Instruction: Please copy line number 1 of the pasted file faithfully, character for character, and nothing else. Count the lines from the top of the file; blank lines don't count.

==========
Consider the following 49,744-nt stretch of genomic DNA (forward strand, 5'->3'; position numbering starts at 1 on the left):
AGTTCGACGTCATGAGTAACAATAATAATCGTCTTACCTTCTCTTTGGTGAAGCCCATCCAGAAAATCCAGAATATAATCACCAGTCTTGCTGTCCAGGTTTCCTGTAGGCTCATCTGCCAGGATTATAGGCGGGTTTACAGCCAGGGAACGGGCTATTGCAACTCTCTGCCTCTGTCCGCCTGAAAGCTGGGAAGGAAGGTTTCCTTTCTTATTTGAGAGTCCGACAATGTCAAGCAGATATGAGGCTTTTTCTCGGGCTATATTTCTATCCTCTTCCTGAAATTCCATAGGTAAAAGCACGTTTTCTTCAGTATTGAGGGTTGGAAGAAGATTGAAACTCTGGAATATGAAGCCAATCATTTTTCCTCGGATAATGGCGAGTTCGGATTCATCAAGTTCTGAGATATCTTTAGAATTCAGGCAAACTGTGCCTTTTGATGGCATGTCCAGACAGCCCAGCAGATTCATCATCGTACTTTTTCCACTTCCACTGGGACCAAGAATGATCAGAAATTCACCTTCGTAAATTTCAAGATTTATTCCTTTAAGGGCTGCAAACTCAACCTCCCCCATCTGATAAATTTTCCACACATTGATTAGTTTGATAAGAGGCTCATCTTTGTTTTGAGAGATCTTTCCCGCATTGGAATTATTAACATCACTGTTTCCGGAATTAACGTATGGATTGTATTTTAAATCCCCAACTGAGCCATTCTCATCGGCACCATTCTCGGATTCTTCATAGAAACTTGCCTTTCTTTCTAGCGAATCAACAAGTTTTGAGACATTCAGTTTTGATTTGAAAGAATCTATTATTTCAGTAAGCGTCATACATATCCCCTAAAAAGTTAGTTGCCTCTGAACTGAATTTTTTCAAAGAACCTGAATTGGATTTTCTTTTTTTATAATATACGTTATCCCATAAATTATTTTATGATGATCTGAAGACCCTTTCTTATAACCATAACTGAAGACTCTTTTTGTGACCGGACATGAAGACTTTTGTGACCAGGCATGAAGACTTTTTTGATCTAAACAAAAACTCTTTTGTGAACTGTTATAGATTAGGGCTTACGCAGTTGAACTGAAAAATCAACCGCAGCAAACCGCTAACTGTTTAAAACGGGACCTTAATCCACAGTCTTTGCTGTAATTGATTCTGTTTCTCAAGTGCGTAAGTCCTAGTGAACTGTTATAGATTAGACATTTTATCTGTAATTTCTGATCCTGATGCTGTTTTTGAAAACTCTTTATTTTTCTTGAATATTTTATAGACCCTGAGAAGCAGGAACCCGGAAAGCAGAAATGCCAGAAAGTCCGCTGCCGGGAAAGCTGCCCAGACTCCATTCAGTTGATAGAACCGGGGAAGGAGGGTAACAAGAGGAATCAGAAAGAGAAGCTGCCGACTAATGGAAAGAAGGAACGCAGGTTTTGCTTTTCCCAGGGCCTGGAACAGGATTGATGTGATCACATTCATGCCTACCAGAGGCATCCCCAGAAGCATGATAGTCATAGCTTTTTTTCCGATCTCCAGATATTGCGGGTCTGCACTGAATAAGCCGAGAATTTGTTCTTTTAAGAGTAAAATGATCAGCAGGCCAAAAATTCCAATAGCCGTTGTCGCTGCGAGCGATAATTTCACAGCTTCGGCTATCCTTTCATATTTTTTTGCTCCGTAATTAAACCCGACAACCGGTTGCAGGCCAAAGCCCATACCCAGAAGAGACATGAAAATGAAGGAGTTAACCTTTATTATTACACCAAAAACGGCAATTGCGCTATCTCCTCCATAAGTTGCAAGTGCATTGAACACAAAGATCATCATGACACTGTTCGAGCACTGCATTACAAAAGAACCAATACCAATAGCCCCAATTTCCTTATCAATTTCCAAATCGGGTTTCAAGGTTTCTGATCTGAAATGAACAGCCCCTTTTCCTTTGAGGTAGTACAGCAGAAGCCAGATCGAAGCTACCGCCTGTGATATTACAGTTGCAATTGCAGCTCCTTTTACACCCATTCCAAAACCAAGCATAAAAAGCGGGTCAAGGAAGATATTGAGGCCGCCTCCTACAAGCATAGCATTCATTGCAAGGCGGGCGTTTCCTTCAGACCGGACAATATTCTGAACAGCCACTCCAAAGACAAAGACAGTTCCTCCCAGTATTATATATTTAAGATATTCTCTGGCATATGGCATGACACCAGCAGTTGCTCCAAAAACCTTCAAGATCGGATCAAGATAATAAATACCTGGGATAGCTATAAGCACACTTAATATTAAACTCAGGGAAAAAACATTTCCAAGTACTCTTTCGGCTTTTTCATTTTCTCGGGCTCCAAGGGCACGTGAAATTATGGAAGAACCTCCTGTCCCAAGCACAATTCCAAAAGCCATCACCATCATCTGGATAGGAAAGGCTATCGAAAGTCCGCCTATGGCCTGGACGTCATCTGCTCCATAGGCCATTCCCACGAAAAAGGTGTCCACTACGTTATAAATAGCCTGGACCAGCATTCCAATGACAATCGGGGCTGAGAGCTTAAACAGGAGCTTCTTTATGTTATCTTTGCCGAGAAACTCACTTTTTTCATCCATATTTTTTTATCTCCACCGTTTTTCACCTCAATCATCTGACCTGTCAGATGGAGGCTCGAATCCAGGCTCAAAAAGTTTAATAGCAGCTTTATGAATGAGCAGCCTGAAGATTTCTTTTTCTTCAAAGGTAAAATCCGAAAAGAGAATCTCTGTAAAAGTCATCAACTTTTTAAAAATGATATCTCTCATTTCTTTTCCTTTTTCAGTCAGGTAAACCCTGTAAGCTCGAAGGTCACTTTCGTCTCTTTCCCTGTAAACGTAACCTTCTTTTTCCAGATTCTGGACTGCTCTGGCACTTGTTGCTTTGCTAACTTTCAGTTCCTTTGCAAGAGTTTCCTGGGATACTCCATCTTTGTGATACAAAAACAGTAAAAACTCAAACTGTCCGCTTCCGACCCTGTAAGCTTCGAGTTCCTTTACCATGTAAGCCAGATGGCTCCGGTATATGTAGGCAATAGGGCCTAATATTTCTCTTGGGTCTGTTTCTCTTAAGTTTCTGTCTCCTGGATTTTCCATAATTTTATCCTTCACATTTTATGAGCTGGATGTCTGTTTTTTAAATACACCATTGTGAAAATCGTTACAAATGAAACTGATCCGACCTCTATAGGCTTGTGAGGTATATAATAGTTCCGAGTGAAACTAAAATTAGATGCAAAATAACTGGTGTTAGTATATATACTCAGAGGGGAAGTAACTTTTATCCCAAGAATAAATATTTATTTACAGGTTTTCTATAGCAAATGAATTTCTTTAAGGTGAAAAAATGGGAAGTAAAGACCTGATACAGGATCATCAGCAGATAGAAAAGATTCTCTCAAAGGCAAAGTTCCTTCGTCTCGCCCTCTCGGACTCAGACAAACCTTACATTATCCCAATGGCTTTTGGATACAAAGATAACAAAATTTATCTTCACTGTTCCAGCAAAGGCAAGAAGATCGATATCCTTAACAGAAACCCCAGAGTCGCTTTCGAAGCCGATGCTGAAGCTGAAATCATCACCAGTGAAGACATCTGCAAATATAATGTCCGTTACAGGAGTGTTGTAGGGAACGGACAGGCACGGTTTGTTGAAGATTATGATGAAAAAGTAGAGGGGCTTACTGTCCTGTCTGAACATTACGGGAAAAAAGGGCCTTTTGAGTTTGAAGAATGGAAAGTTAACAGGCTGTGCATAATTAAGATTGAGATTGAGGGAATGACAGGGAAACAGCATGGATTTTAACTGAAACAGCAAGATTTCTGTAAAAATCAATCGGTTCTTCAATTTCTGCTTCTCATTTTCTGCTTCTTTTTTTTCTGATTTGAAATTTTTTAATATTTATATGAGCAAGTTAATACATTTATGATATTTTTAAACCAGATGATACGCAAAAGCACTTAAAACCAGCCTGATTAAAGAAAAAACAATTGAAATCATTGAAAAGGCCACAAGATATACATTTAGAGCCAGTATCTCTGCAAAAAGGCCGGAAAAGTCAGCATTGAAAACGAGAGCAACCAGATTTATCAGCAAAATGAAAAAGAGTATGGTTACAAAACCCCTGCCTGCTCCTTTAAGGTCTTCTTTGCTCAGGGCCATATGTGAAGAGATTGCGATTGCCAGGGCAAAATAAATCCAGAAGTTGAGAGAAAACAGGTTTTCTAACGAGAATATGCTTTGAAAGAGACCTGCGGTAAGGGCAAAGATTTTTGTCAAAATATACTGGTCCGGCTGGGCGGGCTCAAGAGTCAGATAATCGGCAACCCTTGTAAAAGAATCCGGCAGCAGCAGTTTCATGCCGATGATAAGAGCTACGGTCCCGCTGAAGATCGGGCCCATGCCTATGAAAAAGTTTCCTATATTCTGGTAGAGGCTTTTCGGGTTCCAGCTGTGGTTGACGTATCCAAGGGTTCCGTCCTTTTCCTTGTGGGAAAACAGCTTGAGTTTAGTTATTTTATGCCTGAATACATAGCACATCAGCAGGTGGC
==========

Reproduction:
Consider the following 49,744-nt stretch of genomic DNA (forward strand, 5'->3'; position numbering starts at 1 on the left):